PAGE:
An 11-mile (17.7 km) stock route was chosen between Marulan and Bowral in NSW, part of a 30-miles (48 km) long elimination section which included a flooded river crossing, Paddy’s River. It was a metre deep with several cars being washed downstream.

Some drivers stopped and fitted protection in front of the radiator before entering the water, but the winner of the event, Ken Tubman was one who elected to drive right through. He stalled, but the 203’s engine restarted.

The Paddy’s River crossing and the strange action of Hoy, the man who had retired his Airflow at Mount Isa, got bogged, with the whole field held up for at least 30 minutes. The drivers naturally tried anything to get around him and save points.

No-one is quite sure what happened to whom or who set up the stage. The contest was so tight it took five hours for the Australian Sporting Car Club to work out that 37 year old Ken Tubman and his navigator, John Marshall won in their Peugeot 203 by 25 seconds from the Robinson Humber Super Snipe- 25 seconds after 10,500 kilometres of murderous country!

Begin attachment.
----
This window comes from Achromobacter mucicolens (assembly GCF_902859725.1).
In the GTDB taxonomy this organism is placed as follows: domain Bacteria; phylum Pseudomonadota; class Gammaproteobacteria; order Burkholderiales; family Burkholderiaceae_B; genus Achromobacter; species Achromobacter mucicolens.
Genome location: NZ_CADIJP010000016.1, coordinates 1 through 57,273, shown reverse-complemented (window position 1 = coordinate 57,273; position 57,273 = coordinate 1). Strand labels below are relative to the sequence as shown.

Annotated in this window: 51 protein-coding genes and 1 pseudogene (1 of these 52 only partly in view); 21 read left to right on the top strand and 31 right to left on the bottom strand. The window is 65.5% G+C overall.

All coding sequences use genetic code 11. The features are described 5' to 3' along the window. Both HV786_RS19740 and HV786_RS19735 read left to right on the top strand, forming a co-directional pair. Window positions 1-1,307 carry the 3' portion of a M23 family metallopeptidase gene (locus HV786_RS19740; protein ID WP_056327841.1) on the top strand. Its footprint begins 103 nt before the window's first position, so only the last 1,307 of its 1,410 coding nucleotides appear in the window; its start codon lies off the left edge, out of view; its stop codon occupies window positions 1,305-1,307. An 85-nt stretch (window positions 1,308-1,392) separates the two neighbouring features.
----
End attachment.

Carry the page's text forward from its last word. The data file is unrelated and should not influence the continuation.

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Ken Tubman and John Marshall take the chequered flag in Sydney. Results not announced until some 5 hours later. Peugeot 203 (unattributed)

In one of those ‘Win On Sunday, Sell on Monday’ moments the victory caused a sales rush on Peugeots- every new Pug in the country was sold within a week.

The first Redex Trial went down in the annals of Australian automotive history as one of the harshest long-distance events ever run. It had everything- characters, heroes, bravery, stupidity, crashes, ingenuity and mayhem!

Off the back of its 1953 success, 31 203’s were entered in the 1954 Redex, that year won by Jack Murray’s Ford. Ken Tubman competed in rallies well into his sixties winning a re-run of the trial from ‘Gelignite Jack’ Murray in 1974. He also took part in a 1983 anniversary re-run in a Peugeot 505. He died at his Maitland, NSW home in May 1993.

Bibliography…

Redex.ru, Unique Cars and Parts

Photo Credits…

Kevin Harris

Tailpiece: End where we started with the Kingston Jag Mk7, here  lifting its skirts as it leaves Alice Springs…

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Who would have thought our ‘Black Jack’ would be a street art star…

 But he is! Even if he looks a bit like his good mate Graham Hill, replete with moustache!

Brabham is depicted aboard his 1966 F1 World Championship winning chassis- the Repco ‘RB620 Series’ V8 powered Brabham BT19, click on the links for articles on this bolide at the end of the article.